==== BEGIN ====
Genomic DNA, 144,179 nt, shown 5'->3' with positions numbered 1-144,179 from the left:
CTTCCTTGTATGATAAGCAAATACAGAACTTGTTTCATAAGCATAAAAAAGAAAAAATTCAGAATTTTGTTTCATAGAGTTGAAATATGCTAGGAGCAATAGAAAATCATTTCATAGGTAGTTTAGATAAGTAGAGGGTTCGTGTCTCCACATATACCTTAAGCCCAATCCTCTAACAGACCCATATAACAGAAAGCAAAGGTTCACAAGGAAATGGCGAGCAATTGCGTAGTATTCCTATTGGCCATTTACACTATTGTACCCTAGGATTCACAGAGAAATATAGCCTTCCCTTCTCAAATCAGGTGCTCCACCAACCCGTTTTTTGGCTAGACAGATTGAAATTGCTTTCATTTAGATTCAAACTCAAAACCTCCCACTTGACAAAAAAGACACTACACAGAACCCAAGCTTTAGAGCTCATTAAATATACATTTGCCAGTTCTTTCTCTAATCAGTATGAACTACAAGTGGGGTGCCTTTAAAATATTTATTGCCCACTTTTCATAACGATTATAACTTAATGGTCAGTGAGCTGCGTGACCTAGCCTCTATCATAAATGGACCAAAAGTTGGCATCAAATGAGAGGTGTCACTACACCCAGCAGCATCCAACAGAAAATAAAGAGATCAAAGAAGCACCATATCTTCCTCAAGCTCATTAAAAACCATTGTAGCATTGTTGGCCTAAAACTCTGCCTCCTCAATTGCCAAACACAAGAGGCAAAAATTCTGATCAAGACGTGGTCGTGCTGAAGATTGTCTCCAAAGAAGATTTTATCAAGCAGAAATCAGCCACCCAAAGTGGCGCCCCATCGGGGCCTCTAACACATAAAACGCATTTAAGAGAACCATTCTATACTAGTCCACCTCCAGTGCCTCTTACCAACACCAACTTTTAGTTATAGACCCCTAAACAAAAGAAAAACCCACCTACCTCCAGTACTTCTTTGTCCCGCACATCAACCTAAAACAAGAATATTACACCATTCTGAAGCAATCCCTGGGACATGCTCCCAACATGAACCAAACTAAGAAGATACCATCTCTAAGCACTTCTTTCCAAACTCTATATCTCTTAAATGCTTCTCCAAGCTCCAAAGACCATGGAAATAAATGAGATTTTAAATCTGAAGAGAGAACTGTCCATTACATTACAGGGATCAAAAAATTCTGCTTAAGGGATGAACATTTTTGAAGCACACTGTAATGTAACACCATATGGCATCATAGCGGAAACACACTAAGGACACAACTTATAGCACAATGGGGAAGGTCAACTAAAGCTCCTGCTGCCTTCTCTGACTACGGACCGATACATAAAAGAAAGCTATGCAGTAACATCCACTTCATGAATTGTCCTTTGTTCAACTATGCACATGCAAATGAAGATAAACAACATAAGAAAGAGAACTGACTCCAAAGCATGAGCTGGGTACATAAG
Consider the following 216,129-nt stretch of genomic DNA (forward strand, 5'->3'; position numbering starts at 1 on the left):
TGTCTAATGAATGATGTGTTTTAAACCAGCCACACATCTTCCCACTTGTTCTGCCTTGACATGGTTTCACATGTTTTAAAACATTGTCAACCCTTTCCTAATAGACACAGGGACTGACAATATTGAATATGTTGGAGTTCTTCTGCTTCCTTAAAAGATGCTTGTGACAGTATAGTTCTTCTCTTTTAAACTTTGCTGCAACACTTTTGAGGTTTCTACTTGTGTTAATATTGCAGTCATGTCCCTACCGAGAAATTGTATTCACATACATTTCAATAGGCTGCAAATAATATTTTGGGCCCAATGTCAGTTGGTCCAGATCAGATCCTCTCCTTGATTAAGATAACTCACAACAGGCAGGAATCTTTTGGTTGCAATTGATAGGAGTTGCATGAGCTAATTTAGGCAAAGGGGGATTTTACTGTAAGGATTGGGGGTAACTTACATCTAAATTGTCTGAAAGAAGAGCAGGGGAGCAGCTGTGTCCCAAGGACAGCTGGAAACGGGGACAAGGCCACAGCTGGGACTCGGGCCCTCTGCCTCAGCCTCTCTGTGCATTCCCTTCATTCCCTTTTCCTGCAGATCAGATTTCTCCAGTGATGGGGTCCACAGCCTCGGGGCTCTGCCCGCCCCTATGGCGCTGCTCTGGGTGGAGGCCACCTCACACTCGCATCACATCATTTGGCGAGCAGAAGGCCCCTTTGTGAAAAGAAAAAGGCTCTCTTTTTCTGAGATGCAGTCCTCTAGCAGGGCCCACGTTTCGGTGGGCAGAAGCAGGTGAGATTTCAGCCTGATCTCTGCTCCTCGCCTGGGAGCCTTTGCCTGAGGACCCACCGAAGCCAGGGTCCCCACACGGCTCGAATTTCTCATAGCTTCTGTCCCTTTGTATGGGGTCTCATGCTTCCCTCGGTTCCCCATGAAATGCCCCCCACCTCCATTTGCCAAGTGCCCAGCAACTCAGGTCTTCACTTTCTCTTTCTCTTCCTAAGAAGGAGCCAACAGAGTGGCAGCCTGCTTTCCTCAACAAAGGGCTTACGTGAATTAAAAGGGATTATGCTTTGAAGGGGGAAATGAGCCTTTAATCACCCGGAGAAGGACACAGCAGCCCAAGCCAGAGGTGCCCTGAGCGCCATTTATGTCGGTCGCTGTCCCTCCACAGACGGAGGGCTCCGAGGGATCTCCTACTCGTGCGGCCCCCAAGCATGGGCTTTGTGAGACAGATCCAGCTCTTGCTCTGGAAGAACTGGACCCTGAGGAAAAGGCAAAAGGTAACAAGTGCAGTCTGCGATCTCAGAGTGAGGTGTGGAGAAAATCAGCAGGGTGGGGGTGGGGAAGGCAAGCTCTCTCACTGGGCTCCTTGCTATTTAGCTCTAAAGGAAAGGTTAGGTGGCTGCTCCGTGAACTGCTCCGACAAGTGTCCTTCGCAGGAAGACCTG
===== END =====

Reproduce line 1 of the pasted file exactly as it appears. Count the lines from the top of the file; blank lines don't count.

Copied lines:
Genomic DNA, 144,179 nt, shown 5'->3' with positions numbered 1-144,179 from the left: